• Dethroning was done to avoid overlapping of trees in the high-density orchard.
  • Results of paclobutrazol applications also indicated dwarfing effect on tree growth and vigour.

Nutrition

  • In normal density each tree was given 100g N, 75g P2Oand 75g K2O for one year of age.
  • The N,P,K doses were increased upto 10 years and then stabilized.
  • From the 10th year onwards, each tree of normal density was given 1000g N, 750g P2O5 and 750g K2O.
  • Full doses of P and K fertilizers (Single superphosphate and muriate of potash) were given in December, whereas N (urea) was given in the two split doses in December and July.
  • High density orchard was given 100kg N, 75kg P2O5 and 75 kg K2O per ha every year.
  • Soil application of full doses of P and K we done in December, Whereas N was given in two equal doses in December and after crop harvest in July, besides spray of 1% urea (5 kg/ha).
  • Leaf litter was allowed to decompose in the orchard soil.

Irrigation

  • High density orchard was irrigated soon after paclobutrazol treatment.
  • Thereafter, the orchards of both the densities were irrigated from panicle emergence to crop harvest at 15-20 days interval from March to June.
  • However, no irrigation was applied first shower of the rains in June to February-end.

Interculture

  • Only clean cultivation was practised.
  • Tillage operations were done in October-November to keep the orchard free from weeds and also to mix fertilizers and leaf litter into the orchard soil.

Control of Pests and Diseases

  • To control the pests and disease in the orchard, the recommended practices and chemicals were used in both the densities at the same time uniformly except that no insecticide was required to control shoot gall maker in high density orchard.
  • Mango hopper, Rhynchoenus, powdery mildew and anthracnose were the main pests and diseases in the high density planting similar to that in normal density.
  • The spray schedule followed for control of pests and diseases were as given below:
  1. Ist week January-Spray of Agromonark or nuvacron @ 1.25 ml/1 water.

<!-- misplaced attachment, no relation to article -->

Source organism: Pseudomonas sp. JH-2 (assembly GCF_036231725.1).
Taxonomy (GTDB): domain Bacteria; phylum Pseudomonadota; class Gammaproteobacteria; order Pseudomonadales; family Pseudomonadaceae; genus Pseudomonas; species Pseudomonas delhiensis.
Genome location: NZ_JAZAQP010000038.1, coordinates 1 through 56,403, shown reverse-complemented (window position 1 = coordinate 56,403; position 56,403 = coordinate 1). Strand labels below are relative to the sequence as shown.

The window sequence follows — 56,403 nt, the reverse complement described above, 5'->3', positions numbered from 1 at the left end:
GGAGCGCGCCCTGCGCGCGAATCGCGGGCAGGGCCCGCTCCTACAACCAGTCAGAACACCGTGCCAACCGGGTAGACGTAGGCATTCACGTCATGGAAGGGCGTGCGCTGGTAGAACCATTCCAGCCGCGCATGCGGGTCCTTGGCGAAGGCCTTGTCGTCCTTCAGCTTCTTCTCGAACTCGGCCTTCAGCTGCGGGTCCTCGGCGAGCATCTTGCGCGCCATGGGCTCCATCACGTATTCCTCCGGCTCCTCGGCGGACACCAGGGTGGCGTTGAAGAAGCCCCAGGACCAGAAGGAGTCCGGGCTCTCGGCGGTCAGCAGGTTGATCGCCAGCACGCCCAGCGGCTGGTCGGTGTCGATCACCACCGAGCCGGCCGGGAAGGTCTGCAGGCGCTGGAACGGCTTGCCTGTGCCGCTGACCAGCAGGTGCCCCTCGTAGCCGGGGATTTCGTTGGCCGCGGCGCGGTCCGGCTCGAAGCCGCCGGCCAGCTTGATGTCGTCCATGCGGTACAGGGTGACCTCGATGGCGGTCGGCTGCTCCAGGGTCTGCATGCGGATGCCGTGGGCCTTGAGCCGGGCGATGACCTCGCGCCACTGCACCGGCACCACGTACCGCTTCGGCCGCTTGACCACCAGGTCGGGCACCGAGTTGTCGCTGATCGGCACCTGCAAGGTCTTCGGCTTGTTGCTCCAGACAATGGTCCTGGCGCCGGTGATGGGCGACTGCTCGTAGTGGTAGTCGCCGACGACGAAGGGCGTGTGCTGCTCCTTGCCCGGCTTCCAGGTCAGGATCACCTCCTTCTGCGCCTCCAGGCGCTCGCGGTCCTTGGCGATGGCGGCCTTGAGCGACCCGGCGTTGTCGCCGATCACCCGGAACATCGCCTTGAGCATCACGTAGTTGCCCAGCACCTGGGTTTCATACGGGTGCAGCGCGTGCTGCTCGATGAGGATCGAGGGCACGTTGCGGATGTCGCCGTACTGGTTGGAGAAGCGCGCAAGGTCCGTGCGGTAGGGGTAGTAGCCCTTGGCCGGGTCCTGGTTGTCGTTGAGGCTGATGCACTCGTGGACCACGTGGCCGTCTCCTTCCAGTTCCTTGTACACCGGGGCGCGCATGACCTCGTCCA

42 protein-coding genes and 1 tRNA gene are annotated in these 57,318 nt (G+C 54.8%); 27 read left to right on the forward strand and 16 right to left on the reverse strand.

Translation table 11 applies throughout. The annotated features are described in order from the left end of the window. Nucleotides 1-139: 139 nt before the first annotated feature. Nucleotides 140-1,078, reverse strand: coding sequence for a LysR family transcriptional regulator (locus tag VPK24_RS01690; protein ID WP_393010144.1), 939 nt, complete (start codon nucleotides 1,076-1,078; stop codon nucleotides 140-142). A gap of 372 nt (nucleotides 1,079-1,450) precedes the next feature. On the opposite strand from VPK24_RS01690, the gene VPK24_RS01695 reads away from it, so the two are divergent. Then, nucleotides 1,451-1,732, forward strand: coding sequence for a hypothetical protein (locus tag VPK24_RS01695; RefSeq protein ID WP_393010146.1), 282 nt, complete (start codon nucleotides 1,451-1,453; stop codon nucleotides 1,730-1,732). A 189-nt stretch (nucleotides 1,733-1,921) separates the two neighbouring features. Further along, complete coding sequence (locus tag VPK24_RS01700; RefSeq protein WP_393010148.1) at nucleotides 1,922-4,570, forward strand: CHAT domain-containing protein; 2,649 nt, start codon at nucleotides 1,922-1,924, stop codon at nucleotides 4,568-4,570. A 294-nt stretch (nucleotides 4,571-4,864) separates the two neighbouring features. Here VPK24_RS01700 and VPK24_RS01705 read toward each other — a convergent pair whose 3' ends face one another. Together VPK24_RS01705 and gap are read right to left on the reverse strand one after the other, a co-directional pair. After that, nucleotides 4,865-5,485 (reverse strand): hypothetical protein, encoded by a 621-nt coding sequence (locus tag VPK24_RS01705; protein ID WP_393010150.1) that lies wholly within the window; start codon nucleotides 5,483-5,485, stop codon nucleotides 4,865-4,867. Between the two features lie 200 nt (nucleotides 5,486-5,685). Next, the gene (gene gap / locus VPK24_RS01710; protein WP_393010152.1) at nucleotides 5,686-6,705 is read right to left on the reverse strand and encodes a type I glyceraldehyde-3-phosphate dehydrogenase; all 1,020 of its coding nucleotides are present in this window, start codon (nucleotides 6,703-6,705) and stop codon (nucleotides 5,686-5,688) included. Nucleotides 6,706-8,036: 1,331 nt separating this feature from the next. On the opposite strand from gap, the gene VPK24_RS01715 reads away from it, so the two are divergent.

2. Ist week of February–Spray of Agromonark or Nuvacron @ 1.25 ml/1 water.
  3. Ist week of March–Spray of mixture of 15 ml Agromonark or Nuvacron and 6 ml Karathane for each 10 litre water.
  4. Ist week of April–Spray of mixture of 2 g Carbaryl (5%) and 2 g Blitox-50 for each litre water.
  5. June-July–Spray of 0.2% Blitox-50 or any other fungicide with 1% urea soon after crop harvest and shoot pruning in high density orchard only.
  6. August-September–Spray of Roger @ 3 ml/litre in first or second week of August followed by nuvacron spray (2 ml/l) in III or IV week of August and then Roger spray again after 10d, if required and
  7. December–Follicle dusting in soil under the tree @ 3 kg and 6 kg/year/ha in normal and high density orchards, respectively, from 5th year of tree age.

 Fruit Yield

 Similar to that of growth, trees in both the densities started fruiting in fifth year of their planting and a similar rise and fall occurred in the annual yields of trees in both the densities without any significant change in two densities upto nine years.

  • However trees of normal density started producing more fruits per tree than high density from 10th year onwards because tree size in high density was reduced by dehorning and pruning to avoid overlapping of branches and also to induce growth after crop harvest in fruited shoots.
  • Annual fruit yield per hectare, however, was much higher from high density Dashehari orchard starting from fifth year itself due to higher number of trees per hectare (1333 tree/ha) than that of normal density (69 trees/ha).